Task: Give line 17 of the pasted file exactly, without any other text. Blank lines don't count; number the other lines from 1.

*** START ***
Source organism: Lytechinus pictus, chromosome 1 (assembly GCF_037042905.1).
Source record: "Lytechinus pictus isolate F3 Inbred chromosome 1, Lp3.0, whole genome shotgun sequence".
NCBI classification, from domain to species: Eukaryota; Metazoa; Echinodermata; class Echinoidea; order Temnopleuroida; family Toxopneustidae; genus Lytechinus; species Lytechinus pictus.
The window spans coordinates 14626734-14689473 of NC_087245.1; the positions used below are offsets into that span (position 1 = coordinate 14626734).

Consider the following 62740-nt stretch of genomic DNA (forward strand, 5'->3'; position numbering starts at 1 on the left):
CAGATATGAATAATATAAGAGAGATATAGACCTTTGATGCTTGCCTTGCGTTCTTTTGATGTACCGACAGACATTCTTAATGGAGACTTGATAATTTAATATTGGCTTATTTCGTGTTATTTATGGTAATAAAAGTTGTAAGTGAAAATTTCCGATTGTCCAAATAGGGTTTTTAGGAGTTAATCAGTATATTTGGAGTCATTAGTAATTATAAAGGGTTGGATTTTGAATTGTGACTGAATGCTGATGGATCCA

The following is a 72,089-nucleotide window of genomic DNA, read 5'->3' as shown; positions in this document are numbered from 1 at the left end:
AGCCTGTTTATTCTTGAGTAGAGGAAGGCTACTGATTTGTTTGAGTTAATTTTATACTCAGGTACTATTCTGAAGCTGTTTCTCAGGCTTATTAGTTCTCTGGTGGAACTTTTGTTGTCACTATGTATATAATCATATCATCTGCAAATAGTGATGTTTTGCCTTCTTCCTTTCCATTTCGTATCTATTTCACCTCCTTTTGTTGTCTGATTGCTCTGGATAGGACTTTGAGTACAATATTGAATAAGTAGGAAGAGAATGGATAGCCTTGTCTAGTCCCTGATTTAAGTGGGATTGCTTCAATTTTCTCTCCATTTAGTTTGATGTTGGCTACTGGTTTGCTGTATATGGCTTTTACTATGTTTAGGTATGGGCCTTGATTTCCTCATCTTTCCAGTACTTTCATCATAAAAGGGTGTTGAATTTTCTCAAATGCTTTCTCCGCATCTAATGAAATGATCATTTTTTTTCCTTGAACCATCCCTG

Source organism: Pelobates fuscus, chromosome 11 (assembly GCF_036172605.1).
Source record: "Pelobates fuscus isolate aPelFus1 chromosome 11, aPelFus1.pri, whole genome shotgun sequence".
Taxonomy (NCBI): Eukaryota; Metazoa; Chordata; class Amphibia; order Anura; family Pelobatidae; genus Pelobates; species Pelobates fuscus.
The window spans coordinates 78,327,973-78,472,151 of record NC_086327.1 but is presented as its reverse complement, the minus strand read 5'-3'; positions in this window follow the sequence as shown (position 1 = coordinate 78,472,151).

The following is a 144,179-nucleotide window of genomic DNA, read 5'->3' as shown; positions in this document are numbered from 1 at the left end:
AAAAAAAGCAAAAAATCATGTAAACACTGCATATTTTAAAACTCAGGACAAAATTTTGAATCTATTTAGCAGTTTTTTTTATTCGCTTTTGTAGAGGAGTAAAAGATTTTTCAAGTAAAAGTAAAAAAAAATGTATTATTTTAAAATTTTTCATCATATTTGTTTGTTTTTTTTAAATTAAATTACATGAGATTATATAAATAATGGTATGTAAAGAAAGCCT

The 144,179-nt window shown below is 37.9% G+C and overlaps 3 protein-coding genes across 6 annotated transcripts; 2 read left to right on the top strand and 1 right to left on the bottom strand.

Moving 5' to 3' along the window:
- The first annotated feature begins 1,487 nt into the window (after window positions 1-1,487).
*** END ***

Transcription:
- The first annotated feature begins 1,487 nt into the window (after window positions 1-1,487).